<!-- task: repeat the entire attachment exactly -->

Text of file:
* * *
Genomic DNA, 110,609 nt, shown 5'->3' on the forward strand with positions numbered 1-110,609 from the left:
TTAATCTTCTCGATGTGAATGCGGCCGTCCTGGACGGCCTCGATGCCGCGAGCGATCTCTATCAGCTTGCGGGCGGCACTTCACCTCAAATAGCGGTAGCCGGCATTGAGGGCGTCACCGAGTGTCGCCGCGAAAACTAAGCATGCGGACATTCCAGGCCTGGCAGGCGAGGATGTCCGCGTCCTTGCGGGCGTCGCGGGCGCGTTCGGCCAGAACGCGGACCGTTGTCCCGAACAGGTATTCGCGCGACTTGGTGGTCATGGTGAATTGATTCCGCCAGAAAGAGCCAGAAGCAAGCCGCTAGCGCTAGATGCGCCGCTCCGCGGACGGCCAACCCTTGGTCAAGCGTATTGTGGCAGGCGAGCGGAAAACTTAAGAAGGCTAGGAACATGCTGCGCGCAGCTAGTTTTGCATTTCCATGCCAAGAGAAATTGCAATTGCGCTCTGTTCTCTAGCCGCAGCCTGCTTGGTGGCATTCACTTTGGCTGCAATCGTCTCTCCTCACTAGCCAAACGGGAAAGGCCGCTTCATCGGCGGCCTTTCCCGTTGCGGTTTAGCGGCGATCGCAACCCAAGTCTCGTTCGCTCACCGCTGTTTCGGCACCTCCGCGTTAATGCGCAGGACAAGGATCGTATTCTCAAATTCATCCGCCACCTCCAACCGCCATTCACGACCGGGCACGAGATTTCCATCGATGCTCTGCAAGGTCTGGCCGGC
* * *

Genomic DNA, 110,609 nt, shown 5'->3' on the forward strand with positions numbered 1-110,609 from the left:
TTAATCTTCTCGATGTGAATGCGGCCGTCCTGGACGGCCTCGATGCCGCGAGCGATCTCTATCAGCTTGCGGGCGGCACTTCACCTCAAATAGCGGTAGCCGGCATTGAGGGCGTCACCGAGTGTCGCCGCGAAAACTAAGCATGCGGACATTCCAGGCCTGGCAGGCGAGGATGTCCGCGTCCTTGCGGGCGTCGCGGGCGCGTTCGGCCAGAACGCGGACCGTTGTCCCGAACAGGTATTCGCGCGACTTGGTGGTCATGGTGAATTGATTCCGCCAGAAAGAGCCAGAAGCAAGCCGCTAGCGCTAGATGCGCCGCTCCGCGGACGGCCAACCCTTGGTCAAGCGTATTGTGGCAGGCGAGCGGAAAACTTAAGAAGGCTAGGAACATGCTGCGCGCAGCTAGTTTTGCATTTCCATGCCAAGAGAAATTGCAATTGCGCTCTGTTCTCTAGCCGCAGCCTGCTTGGTGGCATTCACTTTGGCTGCAATCGTCTCTCCTCACTAGCCAAACGGGAAAGGCCGCTTCATCGGCGGCCTTTCCCGTTGCGGTTTAGCGGCGATCGCAACCCAAGTCTCGTTCGCTCACCGCTGTTTCGGCACCTCCGCGTTAATGCGCAGGACAAGGATCGTATTCTCAAATTCATCCGCCACCTCCAACCGCCATTCACGACCGGGCACGAGATTTCCATCGATGCTCTGCAAGGTCTGGCCGGC